In an effort to curb the disease’s spread, the Saudi government suspended the Umrah Pilgrimage to Mecca on March 31. Following this decision, the Saudis also announced that annual Hajj Pilgrimage travel plans would be put on hiatus for July 2020. With no equivalent precedent known in modern history, one of the most significant events and one of the five pillars of Islamic faith has thus been suspended because of the pandemic. In Turkey, Friday congregational prayers are now prohibited, as well as the five daily prayers in masjids/mosques. The famous al-Aqsa mosque in Jerusalem has closed its doors to worshippers. In Senegal, popular Sufi festivities have been suspended. In many mosques across the globe, fervent disinfection procedures and indefinite mosque closures have been put in place. In Sri Lanka, a majority-Buddhist nation, members of the Muslim minority population who died from COVID-19 have been cremated as per governmental orders to prevent communal funeral prayers, disregarding Muslim burial rites. For conservative Muslim nations, such as Qatar, there is another angle: Governmental restrictions imposed by the pandemic require the favorable opinion (Arabic: fatwa) of religious scholars (Arabic: ulama) before they are legally put into action.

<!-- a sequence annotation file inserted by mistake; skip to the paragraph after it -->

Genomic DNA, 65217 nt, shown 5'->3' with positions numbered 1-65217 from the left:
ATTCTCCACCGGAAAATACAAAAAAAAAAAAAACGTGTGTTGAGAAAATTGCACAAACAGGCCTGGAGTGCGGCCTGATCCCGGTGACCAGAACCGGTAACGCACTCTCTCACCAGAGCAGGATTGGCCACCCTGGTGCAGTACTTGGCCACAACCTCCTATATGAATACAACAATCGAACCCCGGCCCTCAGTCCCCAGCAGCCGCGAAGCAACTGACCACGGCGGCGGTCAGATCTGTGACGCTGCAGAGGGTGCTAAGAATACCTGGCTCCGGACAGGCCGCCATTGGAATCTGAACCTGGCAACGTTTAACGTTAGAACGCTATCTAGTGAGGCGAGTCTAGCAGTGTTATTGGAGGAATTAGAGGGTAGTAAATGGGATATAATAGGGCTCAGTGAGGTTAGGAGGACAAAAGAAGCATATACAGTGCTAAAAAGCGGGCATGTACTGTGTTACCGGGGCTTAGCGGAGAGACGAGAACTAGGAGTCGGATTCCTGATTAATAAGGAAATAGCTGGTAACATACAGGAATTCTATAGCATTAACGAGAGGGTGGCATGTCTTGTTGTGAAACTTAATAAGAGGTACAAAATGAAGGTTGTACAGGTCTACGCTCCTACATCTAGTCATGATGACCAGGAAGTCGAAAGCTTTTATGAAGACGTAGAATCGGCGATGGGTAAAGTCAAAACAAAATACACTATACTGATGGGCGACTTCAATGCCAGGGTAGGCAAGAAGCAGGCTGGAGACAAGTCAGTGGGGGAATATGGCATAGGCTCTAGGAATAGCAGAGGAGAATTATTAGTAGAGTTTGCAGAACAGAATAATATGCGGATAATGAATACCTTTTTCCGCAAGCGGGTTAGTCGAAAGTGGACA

As with the expansive spectrum of countries with majority- or minority-Muslim populations, different measures and restrictions forced on citizens aim to the curb destruction of human life rather than adhering to religious tradition. While many countries are willing to err on the side of caution, there are others with limited economic infrastructure struggling to withstand the effects of the deepening crisis. In the Global South, some countries such as Burkina Faso, with an over 60% Muslim population, chose to implement next to no restrictions for communal gatherings of worshippers. There is a growing sentiment in economically insecure countries that building “herd immunity” remains the more realistic solution to prevent total societal and economic collapse. In other words, just as the Muslim world represents an expansive and eclectic spectrum of faith with Sunni and Shi’i creeds, and with followers of Sufi orders, the official responses to the pandemic also differ from one majority-Muslim country to the next, depending on an array of complex societal, political, and economic urgencies.